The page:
One of the frequent questions I get from patients considering a breast reduction is around what their scars post-surgery will end up looking like. While this varies greatly, as breast reductions are unique to each patient, in this video I discuss the common approaches to this particular surgery and the types of incisions and scars that are common.
What will my scars look like if I have breast reduction surgery?
That answer is that it really depends on how much breast volume we’ve got to contend with, how much we need to excise and, how much loose skin we’ll need to manage as well.
Traditionally, most of my patients would have a breast reduction scar around the nipple, down into a vertical component and then into the crease in the form of either a J or L depending on if you’re looking at the right or left side of the breast. In very minor cases we may need to make your incisions down to meet into an inverted T, otherwise known as an anchor scar.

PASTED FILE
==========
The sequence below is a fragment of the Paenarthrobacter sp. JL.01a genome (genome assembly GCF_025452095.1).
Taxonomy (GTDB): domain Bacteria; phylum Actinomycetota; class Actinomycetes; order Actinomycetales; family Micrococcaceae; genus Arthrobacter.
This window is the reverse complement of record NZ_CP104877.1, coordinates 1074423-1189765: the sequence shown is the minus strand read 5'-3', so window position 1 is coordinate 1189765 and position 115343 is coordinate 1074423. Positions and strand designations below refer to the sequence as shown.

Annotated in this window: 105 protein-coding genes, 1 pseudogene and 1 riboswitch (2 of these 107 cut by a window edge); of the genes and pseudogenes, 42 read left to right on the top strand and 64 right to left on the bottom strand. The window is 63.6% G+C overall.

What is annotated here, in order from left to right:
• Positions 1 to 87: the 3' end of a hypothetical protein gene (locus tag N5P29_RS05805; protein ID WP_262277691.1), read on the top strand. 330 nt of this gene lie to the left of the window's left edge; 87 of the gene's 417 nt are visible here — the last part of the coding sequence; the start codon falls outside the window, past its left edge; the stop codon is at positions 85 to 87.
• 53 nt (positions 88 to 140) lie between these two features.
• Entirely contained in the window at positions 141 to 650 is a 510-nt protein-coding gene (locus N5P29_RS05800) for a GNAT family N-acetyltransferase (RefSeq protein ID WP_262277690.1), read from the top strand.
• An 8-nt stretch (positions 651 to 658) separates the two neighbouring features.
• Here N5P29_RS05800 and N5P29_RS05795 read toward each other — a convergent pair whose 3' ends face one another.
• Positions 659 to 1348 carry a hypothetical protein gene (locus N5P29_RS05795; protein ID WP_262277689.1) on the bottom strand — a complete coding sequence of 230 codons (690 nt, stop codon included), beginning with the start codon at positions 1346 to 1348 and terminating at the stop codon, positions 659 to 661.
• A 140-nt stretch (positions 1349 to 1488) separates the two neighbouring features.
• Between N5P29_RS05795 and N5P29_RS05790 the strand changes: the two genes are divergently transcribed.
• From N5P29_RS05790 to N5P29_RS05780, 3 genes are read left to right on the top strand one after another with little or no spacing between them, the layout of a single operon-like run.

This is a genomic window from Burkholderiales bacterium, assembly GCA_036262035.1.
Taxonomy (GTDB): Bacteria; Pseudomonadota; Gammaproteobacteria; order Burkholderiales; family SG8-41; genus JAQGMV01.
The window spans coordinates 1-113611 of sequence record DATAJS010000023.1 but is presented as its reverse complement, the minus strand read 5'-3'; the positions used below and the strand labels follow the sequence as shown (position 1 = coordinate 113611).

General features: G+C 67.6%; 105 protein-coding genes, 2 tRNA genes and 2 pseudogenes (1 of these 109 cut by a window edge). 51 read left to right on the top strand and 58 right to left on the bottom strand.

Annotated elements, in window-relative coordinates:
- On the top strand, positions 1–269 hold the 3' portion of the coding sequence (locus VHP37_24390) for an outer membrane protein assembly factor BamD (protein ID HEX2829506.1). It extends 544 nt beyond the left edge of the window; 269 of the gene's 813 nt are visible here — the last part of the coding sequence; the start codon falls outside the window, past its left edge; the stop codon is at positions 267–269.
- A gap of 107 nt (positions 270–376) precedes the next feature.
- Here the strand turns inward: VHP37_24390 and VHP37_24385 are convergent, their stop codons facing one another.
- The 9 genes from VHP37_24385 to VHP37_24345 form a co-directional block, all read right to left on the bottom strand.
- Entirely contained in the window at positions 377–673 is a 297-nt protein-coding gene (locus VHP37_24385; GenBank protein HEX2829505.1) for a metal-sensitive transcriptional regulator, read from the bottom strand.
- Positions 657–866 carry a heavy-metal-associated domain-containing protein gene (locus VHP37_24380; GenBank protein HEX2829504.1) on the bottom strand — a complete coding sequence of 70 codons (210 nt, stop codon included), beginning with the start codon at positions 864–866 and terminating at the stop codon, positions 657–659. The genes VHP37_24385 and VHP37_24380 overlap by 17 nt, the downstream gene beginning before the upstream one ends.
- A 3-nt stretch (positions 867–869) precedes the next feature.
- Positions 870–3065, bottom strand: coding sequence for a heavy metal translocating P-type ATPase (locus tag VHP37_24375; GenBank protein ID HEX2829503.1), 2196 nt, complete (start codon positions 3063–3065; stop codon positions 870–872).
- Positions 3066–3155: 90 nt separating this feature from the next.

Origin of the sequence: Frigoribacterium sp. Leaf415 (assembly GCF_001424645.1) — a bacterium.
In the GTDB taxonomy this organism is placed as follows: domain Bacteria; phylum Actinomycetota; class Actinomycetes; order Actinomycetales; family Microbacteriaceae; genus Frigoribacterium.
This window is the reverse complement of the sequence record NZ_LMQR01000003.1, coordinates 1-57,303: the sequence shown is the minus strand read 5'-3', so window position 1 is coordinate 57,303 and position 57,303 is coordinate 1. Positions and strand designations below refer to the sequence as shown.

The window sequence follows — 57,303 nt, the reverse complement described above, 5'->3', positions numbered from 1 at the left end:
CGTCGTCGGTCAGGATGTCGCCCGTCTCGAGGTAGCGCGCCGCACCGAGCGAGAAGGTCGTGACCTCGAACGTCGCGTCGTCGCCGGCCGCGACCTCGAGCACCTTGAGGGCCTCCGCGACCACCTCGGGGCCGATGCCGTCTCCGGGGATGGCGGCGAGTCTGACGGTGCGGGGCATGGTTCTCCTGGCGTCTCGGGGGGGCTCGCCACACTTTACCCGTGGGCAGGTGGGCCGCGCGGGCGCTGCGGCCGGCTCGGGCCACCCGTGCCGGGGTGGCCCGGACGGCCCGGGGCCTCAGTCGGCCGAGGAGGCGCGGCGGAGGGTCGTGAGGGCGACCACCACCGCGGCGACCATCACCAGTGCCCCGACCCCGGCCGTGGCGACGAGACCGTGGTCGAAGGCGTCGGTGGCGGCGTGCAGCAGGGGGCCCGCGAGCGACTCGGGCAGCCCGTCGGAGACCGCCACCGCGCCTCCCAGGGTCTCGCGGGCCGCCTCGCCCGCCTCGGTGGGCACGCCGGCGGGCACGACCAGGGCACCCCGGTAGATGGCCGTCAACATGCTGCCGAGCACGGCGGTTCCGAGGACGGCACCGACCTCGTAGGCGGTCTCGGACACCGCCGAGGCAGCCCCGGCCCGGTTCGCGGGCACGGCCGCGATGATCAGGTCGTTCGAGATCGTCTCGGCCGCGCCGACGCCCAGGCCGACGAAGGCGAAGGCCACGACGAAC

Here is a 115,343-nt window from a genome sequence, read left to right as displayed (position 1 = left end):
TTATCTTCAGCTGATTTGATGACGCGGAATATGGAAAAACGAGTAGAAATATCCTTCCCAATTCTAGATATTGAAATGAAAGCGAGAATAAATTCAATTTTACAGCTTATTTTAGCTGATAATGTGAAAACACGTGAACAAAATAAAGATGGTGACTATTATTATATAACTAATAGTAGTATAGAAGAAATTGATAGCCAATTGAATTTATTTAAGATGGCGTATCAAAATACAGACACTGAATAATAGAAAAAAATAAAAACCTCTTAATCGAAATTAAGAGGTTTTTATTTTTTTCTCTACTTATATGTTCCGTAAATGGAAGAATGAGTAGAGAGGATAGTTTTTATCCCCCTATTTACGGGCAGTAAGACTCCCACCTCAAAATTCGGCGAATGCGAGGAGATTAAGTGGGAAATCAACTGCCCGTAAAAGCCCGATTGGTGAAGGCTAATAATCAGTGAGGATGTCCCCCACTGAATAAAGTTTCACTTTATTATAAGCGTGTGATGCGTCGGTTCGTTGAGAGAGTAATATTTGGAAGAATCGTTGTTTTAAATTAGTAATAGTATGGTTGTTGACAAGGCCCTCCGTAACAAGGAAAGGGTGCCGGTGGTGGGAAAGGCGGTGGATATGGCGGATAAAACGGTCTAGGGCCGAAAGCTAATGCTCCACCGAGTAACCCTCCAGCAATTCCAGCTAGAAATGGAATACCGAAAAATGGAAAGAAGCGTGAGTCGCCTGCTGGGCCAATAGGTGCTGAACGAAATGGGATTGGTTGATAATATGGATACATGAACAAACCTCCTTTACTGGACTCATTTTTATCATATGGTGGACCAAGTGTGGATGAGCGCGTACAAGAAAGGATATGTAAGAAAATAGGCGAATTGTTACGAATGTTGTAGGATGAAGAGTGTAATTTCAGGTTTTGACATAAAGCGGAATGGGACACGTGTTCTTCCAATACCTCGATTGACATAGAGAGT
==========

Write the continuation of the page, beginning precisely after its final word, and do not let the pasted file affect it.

I do find that if I am able to avoid that central component of that anchor scar, so by creating either an L or a J that we can then keep your central part of the sternum area nice and clean, and give you a very nice, rounded breast shape in that central cleavage line. So that if you were ever needing to wear a plunging neckline, sort of an evening gown on your way out into a nice evening out with friends, then we don’t have scars showing in that central part of your chest.